1. Time is not an empirical conception. For neither coexistence
nor succession would be perceived by us, if the representation of time did not exist as a foundation a priori. Without this presupposition we could not represent to ourselves that things exist together at one and the same time, or at different times, that is, contemporaneously, or in succession.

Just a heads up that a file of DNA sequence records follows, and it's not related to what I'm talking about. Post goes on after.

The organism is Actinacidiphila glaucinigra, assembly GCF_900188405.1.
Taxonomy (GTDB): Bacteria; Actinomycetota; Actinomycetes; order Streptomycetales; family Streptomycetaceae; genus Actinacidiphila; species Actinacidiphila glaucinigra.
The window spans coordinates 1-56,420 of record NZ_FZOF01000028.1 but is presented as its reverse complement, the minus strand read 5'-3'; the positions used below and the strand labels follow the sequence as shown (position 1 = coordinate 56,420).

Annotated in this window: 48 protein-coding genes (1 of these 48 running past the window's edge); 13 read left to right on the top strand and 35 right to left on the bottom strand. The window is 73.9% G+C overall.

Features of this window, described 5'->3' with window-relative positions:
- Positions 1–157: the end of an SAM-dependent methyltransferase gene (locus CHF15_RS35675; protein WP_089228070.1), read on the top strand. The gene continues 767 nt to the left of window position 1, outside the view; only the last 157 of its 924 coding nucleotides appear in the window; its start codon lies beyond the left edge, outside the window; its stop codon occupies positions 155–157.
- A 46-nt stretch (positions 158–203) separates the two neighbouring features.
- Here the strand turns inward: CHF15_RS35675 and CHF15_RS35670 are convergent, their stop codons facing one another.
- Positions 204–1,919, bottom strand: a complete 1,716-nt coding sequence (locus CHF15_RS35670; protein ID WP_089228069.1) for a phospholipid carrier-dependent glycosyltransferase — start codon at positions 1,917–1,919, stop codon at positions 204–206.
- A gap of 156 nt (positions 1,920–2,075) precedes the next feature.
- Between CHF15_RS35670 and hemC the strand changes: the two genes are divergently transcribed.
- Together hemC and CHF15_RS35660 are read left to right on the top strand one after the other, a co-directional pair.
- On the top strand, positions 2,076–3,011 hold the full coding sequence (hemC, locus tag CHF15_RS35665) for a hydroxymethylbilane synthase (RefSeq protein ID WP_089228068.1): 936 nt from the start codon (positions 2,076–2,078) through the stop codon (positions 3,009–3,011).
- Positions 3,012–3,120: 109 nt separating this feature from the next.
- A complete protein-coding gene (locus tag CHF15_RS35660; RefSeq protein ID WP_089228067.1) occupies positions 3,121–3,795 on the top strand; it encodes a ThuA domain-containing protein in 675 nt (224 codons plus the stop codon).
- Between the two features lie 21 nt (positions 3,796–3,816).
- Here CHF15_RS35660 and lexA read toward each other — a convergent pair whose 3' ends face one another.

2. Time is a necessary representation, lying at the foundation of all our intuitions. With regard to phenomena in general, we cannot think away time from them, and represent them to ourselves as out of and unconnected with time, but we can quite well represent to ourselves time void of phenomena. Time is therefore given a priori. In it alone is all reality of phenomena possible. These may all be annihilated in thought, but time itself, as the universal condition of their possibility, cannot be so annulled.
SS 5. Metaphysical Exposition of this Conception.
SECTION II. Of Time.
The Critique of Pure Reason,